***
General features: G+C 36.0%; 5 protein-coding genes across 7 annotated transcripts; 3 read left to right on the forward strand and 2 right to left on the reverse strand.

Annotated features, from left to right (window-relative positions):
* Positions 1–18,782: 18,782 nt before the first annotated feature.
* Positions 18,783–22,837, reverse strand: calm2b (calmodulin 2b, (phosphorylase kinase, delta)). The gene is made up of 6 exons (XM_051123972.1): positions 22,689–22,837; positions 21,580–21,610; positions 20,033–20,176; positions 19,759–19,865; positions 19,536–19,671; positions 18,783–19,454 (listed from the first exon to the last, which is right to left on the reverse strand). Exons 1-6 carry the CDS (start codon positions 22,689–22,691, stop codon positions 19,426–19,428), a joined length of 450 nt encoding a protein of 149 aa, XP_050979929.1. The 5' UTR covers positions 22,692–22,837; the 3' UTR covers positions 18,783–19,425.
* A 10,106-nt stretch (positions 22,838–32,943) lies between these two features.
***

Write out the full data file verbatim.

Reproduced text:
General features: G+C 36.0%; 5 protein-coding genes across 7 annotated transcripts; 3 read left to right on the forward strand and 2 right to left on the reverse strand.

Annotated features, from left to right (window-relative positions):
* Positions 1–18,782: 18,782 nt before the first annotated feature.
* Positions 18,783–22,837, reverse strand: calm2b (calmodulin 2b, (phosphorylase kinase, delta)). The gene is made up of 6 exons (XM_051123972.1): positions 22,689–22,837; positions 21,580–21,610; positions 20,033–20,176; positions 19,759–19,865; positions 19,536–19,671; positions 18,783–19,454 (listed from the first exon to the last, which is right to left on the reverse strand). Exons 1-6 carry the CDS (start codon positions 22,689–22,691, stop codon positions 19,426–19,428), a joined length of 450 nt encoding a protein of 149 aa, XP_050979929.1. The 5' UTR covers positions 22,692–22,837; the 3' UTR covers positions 18,783–19,425.
* A 10,106-nt stretch (positions 22,838–32,943) lies between these two features.